Therefore, we will create a second implementation of our algorithm that is trainable. Meaning, we will implement a method (`self_optimize`) that is able to estimate a suitable value for our cutoff based on some training data. Note, that we do not provide a generic base class for optimizable algorithms. If you need one, create your own class with a call signature for `self_optimize` that makes sense for the group of algorithms you are trying to implement.

From an implementation perspective, this means that we need to do the following things:

1. Implement a `self_optimize` method that takes the data of multiple recordings including the reference labels to calculate a suitable threshold. This method should modify only parameters marked as `OptimizableParameter` and then return `self`.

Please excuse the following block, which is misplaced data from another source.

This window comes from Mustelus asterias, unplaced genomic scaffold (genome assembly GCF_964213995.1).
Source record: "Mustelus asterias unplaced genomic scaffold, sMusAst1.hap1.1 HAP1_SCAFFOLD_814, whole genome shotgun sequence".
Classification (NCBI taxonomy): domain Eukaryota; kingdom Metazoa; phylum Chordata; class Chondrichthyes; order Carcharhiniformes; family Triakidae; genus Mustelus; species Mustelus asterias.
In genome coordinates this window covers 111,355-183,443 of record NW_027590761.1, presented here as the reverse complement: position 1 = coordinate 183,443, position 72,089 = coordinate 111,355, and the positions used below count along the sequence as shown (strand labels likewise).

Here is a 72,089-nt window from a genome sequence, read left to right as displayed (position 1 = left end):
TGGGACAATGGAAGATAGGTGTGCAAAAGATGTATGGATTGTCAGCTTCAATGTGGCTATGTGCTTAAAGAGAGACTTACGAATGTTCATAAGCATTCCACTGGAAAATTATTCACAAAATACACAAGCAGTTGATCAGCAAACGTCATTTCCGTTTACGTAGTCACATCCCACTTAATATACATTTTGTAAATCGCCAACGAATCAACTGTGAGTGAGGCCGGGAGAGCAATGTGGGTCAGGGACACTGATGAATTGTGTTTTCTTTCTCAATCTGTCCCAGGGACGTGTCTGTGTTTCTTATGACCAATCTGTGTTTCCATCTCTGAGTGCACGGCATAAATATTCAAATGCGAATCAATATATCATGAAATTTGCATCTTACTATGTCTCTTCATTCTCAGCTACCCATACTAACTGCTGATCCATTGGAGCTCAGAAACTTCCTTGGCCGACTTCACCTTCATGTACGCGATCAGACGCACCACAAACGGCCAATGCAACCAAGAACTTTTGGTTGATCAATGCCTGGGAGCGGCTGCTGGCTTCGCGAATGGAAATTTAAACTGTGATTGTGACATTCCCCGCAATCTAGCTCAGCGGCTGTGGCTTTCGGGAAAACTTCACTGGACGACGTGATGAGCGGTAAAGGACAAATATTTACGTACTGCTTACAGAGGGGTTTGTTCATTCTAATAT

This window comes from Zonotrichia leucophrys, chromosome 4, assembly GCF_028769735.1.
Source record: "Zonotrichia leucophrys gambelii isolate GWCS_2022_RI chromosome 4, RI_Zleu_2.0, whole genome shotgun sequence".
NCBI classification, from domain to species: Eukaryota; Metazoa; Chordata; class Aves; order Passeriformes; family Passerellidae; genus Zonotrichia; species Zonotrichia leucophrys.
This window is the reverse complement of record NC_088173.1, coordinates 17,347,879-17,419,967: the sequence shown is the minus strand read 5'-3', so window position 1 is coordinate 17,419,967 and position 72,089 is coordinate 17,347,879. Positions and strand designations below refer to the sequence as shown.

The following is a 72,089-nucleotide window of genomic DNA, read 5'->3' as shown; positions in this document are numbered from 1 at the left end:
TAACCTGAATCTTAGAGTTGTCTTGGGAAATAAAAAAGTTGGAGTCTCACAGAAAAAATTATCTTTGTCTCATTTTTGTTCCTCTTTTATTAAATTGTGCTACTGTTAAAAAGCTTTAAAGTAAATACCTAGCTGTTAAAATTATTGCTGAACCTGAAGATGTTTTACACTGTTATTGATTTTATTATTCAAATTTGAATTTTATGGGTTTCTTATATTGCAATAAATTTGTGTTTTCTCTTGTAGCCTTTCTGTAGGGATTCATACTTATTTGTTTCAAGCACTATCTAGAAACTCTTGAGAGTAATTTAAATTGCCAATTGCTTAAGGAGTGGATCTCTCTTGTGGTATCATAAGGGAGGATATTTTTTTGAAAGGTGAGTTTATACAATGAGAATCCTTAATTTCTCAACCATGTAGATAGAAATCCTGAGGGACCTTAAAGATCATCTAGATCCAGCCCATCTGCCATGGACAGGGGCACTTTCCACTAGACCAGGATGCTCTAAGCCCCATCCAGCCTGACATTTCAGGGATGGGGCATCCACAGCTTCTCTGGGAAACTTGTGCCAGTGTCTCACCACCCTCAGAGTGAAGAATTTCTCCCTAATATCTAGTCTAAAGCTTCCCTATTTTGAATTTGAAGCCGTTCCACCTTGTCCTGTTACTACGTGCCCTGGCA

2. We need to mark the parameters that we want to optimize as `OptimizableParameter` using the type annotations on the class level.

3. We introduce a new parameter called `r_peak_match_tolerance_s` that is used by our `self_optimize` method. Changing it, changes the output of our optimization. Therefore, it is a Hyper-Parameter of our method. We mark it as such using the type-hints on class level.

4. (Optional) Wrap the `self_optimize` method with the `make_optimize_safe` decorator. It will perform some runtime checks and inform us, if we did not implement `self_optimize` as expected.

Note

The process required to implement an optimizable algorithm will always be very similar to what we did here. It doesn’t matter, if the optimization only optimizes a threshold or trains a neuronal network. The structure will be very similar.

From a scientific perspective, we optimize our parameter by trying to find all R-peaks without a height restriction first. Based on the detected R-peaks, we determine, which of them are actually correctly detected, by checking if they are within the threshold `r_peak_match_tolerance_s` of a reference R-peak. Then we find the best height threshold to maximise our predictive power within these preliminary detected peaks.